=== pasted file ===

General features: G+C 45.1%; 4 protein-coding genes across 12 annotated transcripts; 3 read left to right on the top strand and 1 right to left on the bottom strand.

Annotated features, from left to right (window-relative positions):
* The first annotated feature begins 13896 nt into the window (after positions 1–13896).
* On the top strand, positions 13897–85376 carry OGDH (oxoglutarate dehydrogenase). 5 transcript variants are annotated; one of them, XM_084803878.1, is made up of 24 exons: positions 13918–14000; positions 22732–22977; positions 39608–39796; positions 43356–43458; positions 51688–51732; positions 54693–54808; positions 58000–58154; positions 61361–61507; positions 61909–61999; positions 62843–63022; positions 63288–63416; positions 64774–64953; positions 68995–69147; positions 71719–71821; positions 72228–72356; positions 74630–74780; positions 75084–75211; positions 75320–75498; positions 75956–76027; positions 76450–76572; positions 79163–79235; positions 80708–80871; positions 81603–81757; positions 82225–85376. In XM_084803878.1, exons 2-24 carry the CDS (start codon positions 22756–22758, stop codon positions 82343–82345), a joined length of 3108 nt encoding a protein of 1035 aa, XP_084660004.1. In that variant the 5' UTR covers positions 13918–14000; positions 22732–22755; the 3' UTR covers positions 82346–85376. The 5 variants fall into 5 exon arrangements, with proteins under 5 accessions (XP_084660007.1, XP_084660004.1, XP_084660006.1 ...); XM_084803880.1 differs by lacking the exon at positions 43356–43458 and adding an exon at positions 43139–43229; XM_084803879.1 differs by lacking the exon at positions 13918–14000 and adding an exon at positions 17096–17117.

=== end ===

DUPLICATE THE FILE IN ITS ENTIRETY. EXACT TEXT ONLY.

General features: G+C 45.1%; 4 protein-coding genes across 12 annotated transcripts; 3 read left to right on the top strand and 1 right to left on the bottom strand.

Annotated features, from left to right (window-relative positions):
* The first annotated feature begins 13896 nt into the window (after positions 1–13896).
* On the top strand, positions 13897–85376 carry OGDH (oxoglutarate dehydrogenase). 5 transcript variants are annotated; one of them, XM_084803878.1, is made up of 24 exons: positions 13918–14000; positions 22732–22977; positions 39608–39796; positions 43356–43458; positions 51688–51732; positions 54693–54808; positions 58000–58154; positions 61361–61507; positions 61909–61999; positions 62843–63022; positions 63288–63416; positions 64774–64953; positions 68995–69147; positions 71719–71821; positions 72228–72356; positions 74630–74780; positions 75084–75211; positions 75320–75498; positions 75956–76027; positions 76450–76572; positions 79163–79235; positions 80708–80871; positions 81603–81757; positions 82225–85376. In XM_084803878.1, exons 2-24 carry the CDS (start codon positions 22756–22758, stop codon positions 82343–82345), a joined length of 3108 nt encoding a protein of 1035 aa, XP_084660004.1. In that variant the 5' UTR covers positions 13918–14000; positions 22732–22755; the 3' UTR covers positions 82346–85376. The 5 variants fall into 5 exon arrangements, with proteins under 5 accessions (XP_084660007.1, XP_084660004.1, XP_084660006.1 ...); XM_084803880.1 differs by lacking the exon at positions 43356–43458 and adding an exon at positions 43139–43229; XM_084803879.1 differs by lacking the exon at positions 13918–14000 and adding an exon at positions 17096–17117.